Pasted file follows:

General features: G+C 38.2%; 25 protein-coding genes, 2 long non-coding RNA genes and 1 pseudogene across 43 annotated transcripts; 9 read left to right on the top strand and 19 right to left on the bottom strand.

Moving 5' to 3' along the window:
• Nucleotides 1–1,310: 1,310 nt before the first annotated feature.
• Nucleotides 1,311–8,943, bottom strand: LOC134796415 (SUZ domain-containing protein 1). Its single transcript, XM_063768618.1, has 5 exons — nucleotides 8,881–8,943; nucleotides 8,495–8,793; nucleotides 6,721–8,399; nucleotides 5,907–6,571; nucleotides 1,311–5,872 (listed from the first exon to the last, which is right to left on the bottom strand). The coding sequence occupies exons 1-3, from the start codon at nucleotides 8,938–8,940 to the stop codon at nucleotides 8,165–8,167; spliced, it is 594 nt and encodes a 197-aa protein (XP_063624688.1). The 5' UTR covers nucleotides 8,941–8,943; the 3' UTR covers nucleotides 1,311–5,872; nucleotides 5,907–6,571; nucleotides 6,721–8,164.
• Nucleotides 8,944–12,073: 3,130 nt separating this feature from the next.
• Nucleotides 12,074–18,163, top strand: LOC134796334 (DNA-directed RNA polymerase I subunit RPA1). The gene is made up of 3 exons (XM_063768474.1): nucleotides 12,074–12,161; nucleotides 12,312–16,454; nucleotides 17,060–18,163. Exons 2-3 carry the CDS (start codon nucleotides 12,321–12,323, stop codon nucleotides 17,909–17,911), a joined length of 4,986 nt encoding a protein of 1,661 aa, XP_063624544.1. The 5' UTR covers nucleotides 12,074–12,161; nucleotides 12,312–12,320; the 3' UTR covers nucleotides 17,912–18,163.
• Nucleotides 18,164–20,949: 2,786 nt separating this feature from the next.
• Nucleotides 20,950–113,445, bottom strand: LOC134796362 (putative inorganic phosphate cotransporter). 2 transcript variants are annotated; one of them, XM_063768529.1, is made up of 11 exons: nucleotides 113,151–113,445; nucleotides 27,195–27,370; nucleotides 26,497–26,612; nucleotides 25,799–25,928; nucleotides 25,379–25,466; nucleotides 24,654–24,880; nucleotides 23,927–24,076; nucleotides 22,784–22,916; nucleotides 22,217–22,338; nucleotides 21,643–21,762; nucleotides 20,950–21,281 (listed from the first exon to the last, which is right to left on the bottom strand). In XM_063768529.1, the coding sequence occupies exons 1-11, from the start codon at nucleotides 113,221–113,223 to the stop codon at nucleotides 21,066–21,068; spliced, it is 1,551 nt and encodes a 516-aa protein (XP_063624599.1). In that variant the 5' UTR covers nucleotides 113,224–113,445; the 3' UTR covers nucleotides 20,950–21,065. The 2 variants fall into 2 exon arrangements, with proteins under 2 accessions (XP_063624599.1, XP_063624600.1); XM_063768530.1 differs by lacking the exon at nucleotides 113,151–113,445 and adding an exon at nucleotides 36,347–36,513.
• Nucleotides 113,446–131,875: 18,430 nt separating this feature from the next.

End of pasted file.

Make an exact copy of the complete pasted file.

General features: G+C 38.2%; 25 protein-coding genes, 2 long non-coding RNA genes and 1 pseudogene across 43 annotated transcripts; 9 read left to right on the top strand and 19 right to left on the bottom strand.

Moving 5' to 3' along the window:
• Nucleotides 1–1,310: 1,310 nt before the first annotated feature.
• Nucleotides 1,311–8,943, bottom strand: LOC134796415 (SUZ domain-containing protein 1). Its single transcript, XM_063768618.1, has 5 exons — nucleotides 8,881–8,943; nucleotides 8,495–8,793; nucleotides 6,721–8,399; nucleotides 5,907–6,571; nucleotides 1,311–5,872 (listed from the first exon to the last, which is right to left on the bottom strand). The coding sequence occupies exons 1-3, from the start codon at nucleotides 8,938–8,940 to the stop codon at nucleotides 8,165–8,167; spliced, it is 594 nt and encodes a 197-aa protein (XP_063624688.1). The 5' UTR covers nucleotides 8,941–8,943; the 3' UTR covers nucleotides 1,311–5,872; nucleotides 5,907–6,571; nucleotides 6,721–8,164.
• Nucleotides 8,944–12,073: 3,130 nt separating this feature from the next.
• Nucleotides 12,074–18,163, top strand: LOC134796334 (DNA-directed RNA polymerase I subunit RPA1). The gene is made up of 3 exons (XM_063768474.1): nucleotides 12,074–12,161; nucleotides 12,312–16,454; nucleotides 17,060–18,163. Exons 2-3 carry the CDS (start codon nucleotides 12,321–12,323, stop codon nucleotides 17,909–17,911), a joined length of 4,986 nt encoding a protein of 1,661 aa, XP_063624544.1. The 5' UTR covers nucleotides 12,074–12,161; nucleotides 12,312–12,320; the 3' UTR covers nucleotides 17,912–18,163.
• Nucleotides 18,164–20,949: 2,786 nt separating this feature from the next.
• Nucleotides 20,950–113,445, bottom strand: LOC134796362 (putative inorganic phosphate cotransporter). 2 transcript variants are annotated; one of them, XM_063768529.1, is made up of 11 exons: nucleotides 113,151–113,445; nucleotides 27,195–27,370; nucleotides 26,497–26,612; nucleotides 25,799–25,928; nucleotides 25,379–25,466; nucleotides 24,654–24,880; nucleotides 23,927–24,076; nucleotides 22,784–22,916; nucleotides 22,217–22,338; nucleotides 21,643–21,762; nucleotides 20,950–21,281 (listed from the first exon to the last, which is right to left on the bottom strand). In XM_063768529.1, the coding sequence occupies exons 1-11, from the start codon at nucleotides 113,221–113,223 to the stop codon at nucleotides 21,066–21,068; spliced, it is 1,551 nt and encodes a 516-aa protein (XP_063624599.1). In that variant the 5' UTR covers nucleotides 113,224–113,445; the 3' UTR covers nucleotides 20,950–21,065. The 2 variants fall into 2 exon arrangements, with proteins under 2 accessions (XP_063624599.1, XP_063624600.1); XM_063768530.1 differs by lacking the exon at nucleotides 113,151–113,445 and adding an exon at nucleotides 36,347–36,513.
• Nucleotides 113,446–131,875: 18,430 nt separating this feature from the next.